As an old saying goes, “the tragedy of science is all the wonderful theories spoiled by a few bothersome facts”. The personal theories developed by individuals do not constitute science, because science is all about learning from the facts: this is one of the lessons we hope the COVID-19 experience will leave behind, not only for scientists, but for society as a whole, given that, over the years, people have allowed themselves to be drawn to theories with no scientific proof (the so-called anti-vaxxers being the prime example).
Because, in medicine and healthcare, failing to be led by science in our choices is the biggest mistake we can make, and this applies in the field of scoliosis, too.
Then, of course, there is the interpretation of scientific data, which creates further differences of opinion, in this case between medical practitioners. There are some areas in which these differences are only small, as the scientific evidence is strong and plentiful, and others in which, precisely because scientific evidence is still scarce, there are considerable differences of interpretation and numerous theories in circulation. The field of scoliosis and spinal deformities, particularly with regard to non-surgical treatment approaches, falls into the latter category.
Another aspect to consider is the, now fundamental, need for continuing medical education. It has been shown that scientific knowledge doubles in less than five years, which means that those who fail to stay abreast of developments can very quickly find themselves completely out of the loop.
How can a physician imagine that what he or she learned at university, perhaps many years before, will continue to be enough? This is why we should appreciate doctors who refer patients to another specialist whenever they feel poorly-equipped to deal with a particular clinical situation.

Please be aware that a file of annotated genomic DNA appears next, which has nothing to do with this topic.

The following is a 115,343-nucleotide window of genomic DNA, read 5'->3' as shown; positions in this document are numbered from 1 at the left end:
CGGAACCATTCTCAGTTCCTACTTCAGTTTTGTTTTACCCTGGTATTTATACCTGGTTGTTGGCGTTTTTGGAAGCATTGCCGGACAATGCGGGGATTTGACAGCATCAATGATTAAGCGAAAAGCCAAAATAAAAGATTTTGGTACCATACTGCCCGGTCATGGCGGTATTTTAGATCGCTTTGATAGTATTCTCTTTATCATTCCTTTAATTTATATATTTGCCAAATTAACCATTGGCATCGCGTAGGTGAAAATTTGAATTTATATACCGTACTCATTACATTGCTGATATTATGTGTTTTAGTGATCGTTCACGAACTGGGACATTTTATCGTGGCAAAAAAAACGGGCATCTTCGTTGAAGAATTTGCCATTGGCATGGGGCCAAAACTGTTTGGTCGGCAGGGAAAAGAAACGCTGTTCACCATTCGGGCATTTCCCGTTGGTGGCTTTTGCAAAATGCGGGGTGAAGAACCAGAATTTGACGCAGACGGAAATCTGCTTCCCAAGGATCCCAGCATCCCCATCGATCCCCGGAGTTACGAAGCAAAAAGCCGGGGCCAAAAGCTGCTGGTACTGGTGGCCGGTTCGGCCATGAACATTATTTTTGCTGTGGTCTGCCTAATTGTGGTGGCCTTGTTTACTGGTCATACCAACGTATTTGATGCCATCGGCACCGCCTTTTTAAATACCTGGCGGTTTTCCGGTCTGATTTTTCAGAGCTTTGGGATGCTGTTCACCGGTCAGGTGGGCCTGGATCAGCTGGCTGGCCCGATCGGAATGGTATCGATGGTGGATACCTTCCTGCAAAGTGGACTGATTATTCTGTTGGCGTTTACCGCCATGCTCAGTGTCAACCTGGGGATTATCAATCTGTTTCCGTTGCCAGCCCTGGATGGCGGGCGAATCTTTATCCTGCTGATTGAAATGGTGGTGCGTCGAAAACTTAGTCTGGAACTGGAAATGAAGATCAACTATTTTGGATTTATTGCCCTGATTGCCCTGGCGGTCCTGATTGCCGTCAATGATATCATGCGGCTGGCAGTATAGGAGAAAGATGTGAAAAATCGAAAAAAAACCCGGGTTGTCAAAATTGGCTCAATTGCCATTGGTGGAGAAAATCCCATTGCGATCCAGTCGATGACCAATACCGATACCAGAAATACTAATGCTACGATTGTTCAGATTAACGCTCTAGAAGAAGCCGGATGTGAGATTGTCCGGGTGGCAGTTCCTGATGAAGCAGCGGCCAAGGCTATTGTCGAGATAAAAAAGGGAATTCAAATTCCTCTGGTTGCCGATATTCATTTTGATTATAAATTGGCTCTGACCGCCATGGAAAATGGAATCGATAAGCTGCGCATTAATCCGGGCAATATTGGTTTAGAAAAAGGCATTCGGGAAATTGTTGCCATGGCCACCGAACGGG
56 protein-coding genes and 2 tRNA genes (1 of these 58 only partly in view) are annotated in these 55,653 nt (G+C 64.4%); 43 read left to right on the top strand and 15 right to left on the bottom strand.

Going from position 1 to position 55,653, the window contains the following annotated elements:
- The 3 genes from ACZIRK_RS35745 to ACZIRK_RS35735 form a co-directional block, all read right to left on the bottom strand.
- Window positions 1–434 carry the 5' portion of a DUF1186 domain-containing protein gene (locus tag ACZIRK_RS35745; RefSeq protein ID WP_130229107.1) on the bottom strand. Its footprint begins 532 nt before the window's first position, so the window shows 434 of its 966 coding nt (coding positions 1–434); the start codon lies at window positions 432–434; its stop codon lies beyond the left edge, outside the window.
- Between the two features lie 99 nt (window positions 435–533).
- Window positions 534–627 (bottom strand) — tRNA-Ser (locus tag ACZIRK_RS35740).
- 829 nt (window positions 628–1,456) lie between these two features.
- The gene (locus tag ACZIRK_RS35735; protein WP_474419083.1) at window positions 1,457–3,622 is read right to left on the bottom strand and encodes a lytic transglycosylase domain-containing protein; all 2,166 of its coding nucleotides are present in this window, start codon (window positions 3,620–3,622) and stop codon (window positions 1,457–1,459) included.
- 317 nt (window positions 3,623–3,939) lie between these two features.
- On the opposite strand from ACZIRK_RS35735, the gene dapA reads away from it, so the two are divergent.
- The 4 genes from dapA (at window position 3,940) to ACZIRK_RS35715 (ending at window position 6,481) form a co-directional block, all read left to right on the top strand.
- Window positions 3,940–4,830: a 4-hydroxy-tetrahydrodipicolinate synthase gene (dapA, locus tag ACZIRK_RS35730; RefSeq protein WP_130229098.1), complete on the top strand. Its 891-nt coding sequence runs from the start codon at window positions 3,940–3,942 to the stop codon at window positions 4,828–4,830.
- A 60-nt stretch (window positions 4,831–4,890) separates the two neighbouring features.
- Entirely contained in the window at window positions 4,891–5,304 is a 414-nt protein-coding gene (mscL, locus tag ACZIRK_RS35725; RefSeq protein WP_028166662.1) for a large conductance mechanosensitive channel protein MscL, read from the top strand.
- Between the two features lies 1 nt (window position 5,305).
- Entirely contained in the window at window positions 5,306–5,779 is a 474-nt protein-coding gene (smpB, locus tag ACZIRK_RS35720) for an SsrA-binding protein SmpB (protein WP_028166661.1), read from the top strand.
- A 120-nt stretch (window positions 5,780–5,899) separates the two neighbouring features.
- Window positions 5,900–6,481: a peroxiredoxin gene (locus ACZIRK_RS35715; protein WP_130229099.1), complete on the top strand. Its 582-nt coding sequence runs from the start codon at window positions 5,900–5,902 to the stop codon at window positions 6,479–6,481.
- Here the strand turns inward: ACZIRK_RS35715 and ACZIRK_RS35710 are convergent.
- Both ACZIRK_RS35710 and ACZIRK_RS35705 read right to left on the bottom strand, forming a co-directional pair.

Doctors should not be drawing professional pride from attempting to deal with absolutely everything they encounter; the true mark of a good doctor is the ability to recognise when a patient’s needs are out of his or her sphere of competence and refer the patient to the right specialist.
Obviously, a doctor’s ability to deal optimally with every situation that arises within his/her own particular sphere of expertise is, also, the mark of a good professional and, rightly, a source of professional pride.
“Shared decision-making” (taking decisions together with the patient) and “personalised medicine” are cornerstones of modern medicine. Talking to patients and involving them in the decision-making process means reaching decisions that are also based on what the patient prefers and is willing to accept.
Really, patients can be satisfied with decisions only if they are adequately informed — in this regard, patients themselves must take on some of the responsibility —, as they will have been able to grasp the pros and cons of the treatments offered. Even though “Doctor Google” is often a poor source of information, consulting “him” can nevertheless help patients to formulate questions that a capable professional will then be able to answer fully (and authoritatively), thereby helping them to make the right choices for themselves and for a successful therapeutic outcome. And a successful outcome can never mean exactly the same thing for all patients since success depends on the clinical condition in question and the choices the patient is willing to make.
Finally, there is the question of trust. Doctor-patient interactions are human interactions that depend on the relationship between the two people involved. In the absence of this relationship, or if one of the two parties fails to engage, then the choices made will be purely technical ones, not weighed upon the basis of the needs of the person in question.
If the current pandemic has taught us anything, it should be that medicine offers no guarantees and that highly important human factors come into play that simply cannot be overlooked.
Medicine is an entirely human reality.
While there are still many diseases we cannot “cure”, we certainly can “care” for all our patients, offering them the best available techniques and treating them with all the humanity they need.
Medicine today, of course, is not merely holding the patient’s hand and offering comfort and reassurance, but at the same time, we need to guard against returning to the depersonalised variety that we allowed to develop in the 1900s.
These considerations are crucial when embarking on a long journey together, as we do when treating a scoliosis patient.